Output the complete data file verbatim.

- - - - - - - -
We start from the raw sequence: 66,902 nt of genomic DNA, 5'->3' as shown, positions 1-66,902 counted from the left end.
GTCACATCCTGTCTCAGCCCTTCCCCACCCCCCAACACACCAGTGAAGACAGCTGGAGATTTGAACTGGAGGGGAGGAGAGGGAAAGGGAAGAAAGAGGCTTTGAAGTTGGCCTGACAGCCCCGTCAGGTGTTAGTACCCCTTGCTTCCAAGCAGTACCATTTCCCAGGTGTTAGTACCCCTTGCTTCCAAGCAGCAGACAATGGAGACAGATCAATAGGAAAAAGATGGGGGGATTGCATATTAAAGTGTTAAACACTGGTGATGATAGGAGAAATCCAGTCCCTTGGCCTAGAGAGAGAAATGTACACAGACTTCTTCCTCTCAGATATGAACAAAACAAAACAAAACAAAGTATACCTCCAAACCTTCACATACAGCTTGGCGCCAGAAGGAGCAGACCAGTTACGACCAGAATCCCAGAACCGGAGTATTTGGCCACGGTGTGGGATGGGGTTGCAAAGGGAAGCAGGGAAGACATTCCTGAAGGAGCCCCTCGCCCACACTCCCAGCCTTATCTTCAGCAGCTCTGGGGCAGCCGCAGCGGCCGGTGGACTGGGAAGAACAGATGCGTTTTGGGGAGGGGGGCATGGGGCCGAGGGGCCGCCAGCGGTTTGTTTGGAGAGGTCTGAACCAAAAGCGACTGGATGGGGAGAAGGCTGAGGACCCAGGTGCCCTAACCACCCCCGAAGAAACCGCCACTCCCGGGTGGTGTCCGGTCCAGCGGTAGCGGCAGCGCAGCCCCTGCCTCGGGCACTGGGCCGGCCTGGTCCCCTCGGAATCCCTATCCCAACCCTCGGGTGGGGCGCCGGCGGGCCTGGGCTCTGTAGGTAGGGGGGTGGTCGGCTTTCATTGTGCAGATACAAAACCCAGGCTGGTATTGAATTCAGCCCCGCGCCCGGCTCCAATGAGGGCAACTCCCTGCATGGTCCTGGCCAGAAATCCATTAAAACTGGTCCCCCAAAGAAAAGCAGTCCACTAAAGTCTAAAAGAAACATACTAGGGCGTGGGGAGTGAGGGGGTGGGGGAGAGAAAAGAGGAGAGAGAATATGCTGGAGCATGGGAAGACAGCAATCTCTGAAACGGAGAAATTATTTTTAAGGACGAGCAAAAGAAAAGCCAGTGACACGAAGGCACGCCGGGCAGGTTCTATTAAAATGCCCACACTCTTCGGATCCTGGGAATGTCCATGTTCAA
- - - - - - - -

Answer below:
We start from the raw sequence: 66,902 nt of genomic DNA, 5'->3' as shown, positions 1-66,902 counted from the left end.
GTCACATCCTGTCTCAGCCCTTCCCCACCCCCCAACACACCAGTGAAGACAGCTGGAGATTTGAACTGGAGGGGAGGAGAGGGAAAGGGAAGAAAGAGGCTTTGAAGTTGGCCTGACAGCCCCGTCAGGTGTTAGTACCCCTTGCTTCCAAGCAGTACCATTTCCCAGGTGTTAGTACCCCTTGCTTCCAAGCAGCAGACAATGGAGACAGATCAATAGGAAAAAGATGGGGGGATTGCATATTAAAGTGTTAAACACTGGTGATGATAGGAGAAATCCAGTCCCTTGGCCTAGAGAGAGAAATGTACACAGACTTCTTCCTCTCAGATATGAACAAAACAAAACAAAACAAAGTATACCTCCAAACCTTCACATACAGCTTGGCGCCAGAAGGAGCAGACCAGTTACGACCAGAATCCCAGAACCGGAGTATTTGGCCACGGTGTGGGATGGGGTTGCAAAGGGAAGCAGGGAAGACATTCCTGAAGGAGCCCCTCGCCCACACTCCCAGCCTTATCTTCAGCAGCTCTGGGGCAGCCGCAGCGGCCGGTGGACTGGGAAGAACAGATGCGTTTTGGGGAGGGGGGCATGGGGCCGAGGGGCCGCCAGCGGTTTGTTTGGAGAGGTCTGAACCAAAAGCGACTGGATGGGGAGAAGGCTGAGGACCCAGGTGCCCTAACCACCCCCGAAGAAACCGCCACTCCCGGGTGGTGTCCGGTCCAGCGGTAGCGGCAGCGCAGCCCCTGCCTCGGGCACTGGGCCGGCCTGGTCCCCTCGGAATCCCTATCCCAACCCTCGGGTGGGGCGCCGGCGGGCCTGGGCTCTGTAGGTAGGGGGGTGGTCGGCTTTCATTGTGCAGATACAAAACCCAGGCTGGTATTGAATTCAGCCCCGCGCCCGGCTCCAATGAGGGCAACTCCCTGCATGGTCCTGGCCAGAAATCCATTAAAACTGGTCCCCCAAAGAAAAGCAGTCCACTAAAGTCTAAAAGAAACATACTAGGGCGTGGGGAGTGAGGGGGTGGGGGAGAGAAAAGAGGAGAGAGAATATGCTGGAGCATGGGAAGACAGCAATCTCTGAAACGGAGAAATTATTTTTAAGGACGAGCAAAAGAAAAGCCAGTGACACGAAGGCACGCCGGGCAGGTTCTATTAAAATGCCCACACTCTTCGGATCCTGGGAATGTCCATGTTCAA